US regulatory warnings on drug producers extend well beyond India
Hauled up by the US Food and Drug Administration for product recalls and quality issues, Indian pharmaceutical companies are fleeing for cover. Or are they? A closer look will reveal that it is not just Indian drug majors that are under the US FDA scanner, reports The Pharma Letter's India correspondent.
Warning letters about violations have been sent out to drug companies in Australia, Canada, China, Austria, Germany, Netherlands, Ireland, and Spain.
The USA imports around 40% of the finished drugs and nearly 80% of the active pharmaceutical ingredients it needs. Given its rising imports from overseas sources, the FDA has become more vigilant about regulatory adherence.
About 30%, or $4 billion worth of India's pharma exports are to the USA. While just five companies tot up close to $3 billion of this, namely Ranbaxy, Sun Pharma, Dr Reddy's Lab, Cipla and Lupin, mid-sized drug makers such as Glenmark Pharma, Torrent Pharma, IPCA Laboratories and Alembic Pharma account for the rest.
A report by Crisil, which is an offshoot of ratings agency Standard & Poor, has noted that the increased scrutiny by the USFDA is not due to any India specific bias, but is because India's share of Abbreviated New Drug Application approvals has been more than those of global peers. To date, the top 10 Indian pharma companies account for over 800 ANDA filings.
The drug regulator has also become stringent given the high generic penetration. “India is the second biggest drug supplier to the USA in terms of volume of generic drugs, after Canada. The US government relies on generic drugs, especially those from India, to help rein in escalating costs,'' said Sudip Sural, senior director, Crisil Ratings.
Stating that India is home to the largest number of FDA approved drug manufacturing plants, with over 150 drug facilities, he said the US regulator would not target Indian companies, as has been made out, when it is so dependent on it for low cost medicines.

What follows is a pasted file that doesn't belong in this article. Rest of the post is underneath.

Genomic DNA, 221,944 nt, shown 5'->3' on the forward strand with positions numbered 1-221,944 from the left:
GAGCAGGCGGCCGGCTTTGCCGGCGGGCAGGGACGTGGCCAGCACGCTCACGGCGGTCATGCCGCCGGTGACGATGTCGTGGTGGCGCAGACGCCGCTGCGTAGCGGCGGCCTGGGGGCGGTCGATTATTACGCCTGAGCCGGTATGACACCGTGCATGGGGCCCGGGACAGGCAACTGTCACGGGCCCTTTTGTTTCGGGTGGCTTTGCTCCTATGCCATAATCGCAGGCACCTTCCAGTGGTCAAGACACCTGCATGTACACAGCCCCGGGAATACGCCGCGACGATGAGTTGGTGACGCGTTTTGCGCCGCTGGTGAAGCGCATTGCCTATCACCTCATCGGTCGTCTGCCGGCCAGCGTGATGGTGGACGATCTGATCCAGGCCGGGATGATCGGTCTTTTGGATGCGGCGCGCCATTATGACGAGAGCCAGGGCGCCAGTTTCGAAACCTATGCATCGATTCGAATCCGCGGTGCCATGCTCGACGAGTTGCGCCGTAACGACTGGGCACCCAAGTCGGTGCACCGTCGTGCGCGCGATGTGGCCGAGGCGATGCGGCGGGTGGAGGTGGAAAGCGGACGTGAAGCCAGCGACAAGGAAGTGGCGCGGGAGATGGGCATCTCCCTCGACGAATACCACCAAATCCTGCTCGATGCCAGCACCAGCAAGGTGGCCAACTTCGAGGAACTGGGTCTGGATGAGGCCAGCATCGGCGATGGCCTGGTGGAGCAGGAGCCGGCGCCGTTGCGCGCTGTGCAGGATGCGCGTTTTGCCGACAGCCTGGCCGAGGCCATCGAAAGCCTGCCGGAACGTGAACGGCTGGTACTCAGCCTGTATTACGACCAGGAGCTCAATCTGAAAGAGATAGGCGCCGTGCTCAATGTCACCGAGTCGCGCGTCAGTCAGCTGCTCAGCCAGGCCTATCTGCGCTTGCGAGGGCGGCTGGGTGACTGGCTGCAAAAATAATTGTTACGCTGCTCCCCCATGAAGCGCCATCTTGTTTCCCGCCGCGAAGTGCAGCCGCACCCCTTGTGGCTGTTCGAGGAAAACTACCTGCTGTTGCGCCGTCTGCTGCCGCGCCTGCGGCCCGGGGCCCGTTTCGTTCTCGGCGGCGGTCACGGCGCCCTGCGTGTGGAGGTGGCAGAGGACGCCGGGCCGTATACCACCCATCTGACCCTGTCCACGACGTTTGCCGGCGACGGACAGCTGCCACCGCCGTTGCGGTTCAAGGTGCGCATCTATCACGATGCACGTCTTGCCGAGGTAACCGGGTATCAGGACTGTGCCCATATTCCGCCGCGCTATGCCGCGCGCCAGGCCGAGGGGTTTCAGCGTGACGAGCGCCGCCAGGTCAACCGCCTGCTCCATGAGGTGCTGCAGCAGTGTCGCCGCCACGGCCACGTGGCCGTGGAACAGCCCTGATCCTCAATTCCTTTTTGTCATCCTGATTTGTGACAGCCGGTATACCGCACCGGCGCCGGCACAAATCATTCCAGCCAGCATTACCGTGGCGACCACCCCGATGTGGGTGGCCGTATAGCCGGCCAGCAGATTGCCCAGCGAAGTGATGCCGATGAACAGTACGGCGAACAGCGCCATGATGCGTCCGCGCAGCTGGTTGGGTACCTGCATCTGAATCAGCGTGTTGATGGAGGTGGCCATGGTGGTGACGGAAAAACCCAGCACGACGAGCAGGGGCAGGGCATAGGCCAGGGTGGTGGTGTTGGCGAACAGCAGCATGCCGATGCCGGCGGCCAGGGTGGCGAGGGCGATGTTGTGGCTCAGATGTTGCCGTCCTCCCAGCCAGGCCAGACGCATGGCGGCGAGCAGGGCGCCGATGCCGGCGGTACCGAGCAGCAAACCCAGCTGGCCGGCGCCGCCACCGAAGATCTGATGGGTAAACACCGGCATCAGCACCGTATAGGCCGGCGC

Mr Sural blamed a culture clash between the US FDA and Indian drug majors, for the flurry of recalls and import bans. The safety of a drug in India is monitored by collecting and testing samples of the drug, whereas in the USA, the regulation is on the manufacturing process. If any violations are found, the final product is termed defective, he said.
“Even though four of Ranbaxy's facilities of its five manufacturing units are barred from exporting to the USA, and the company derives about 40% of its revenue from there, Ranbaxy's application to launch a generic version in the USA of Novartis' blockbuster hypertension drug, Diovan (valsartan), has just got the green signal. The application was pending since September 2012,'' Mr Sural added.
With the annual US market for Diovan estimated at around $1.5 billion, and Ranbaxy bagging sole marketing rights for 180 days, analysts have said the Indian drug company could well capture around 50% market share, and earn a revenue of around $150 million.
Incidentally, Wockhardt continues to struggle with a sharp decline in profits, since exports generated around 80% of its revenue, and the US FDA has barred drugs from two plants.
However, the packaging or manufacturing violations are not specific only to companies with drug plants in India. FDA investigators face similar problems in other countries too.
Satish Reddy, chairman of Dr Reddy’s Laboratories and president of trade body the Indian Pharmaceutical Alliance, said that companies across the world, including innovative and large generic companies, have regularly received warning letters from the US FDA. Although import alerts and warning letters to India have increased over the past three years, Mr Reddy said that India has received fewer enforcements at 15%, as compared to China’s 28%.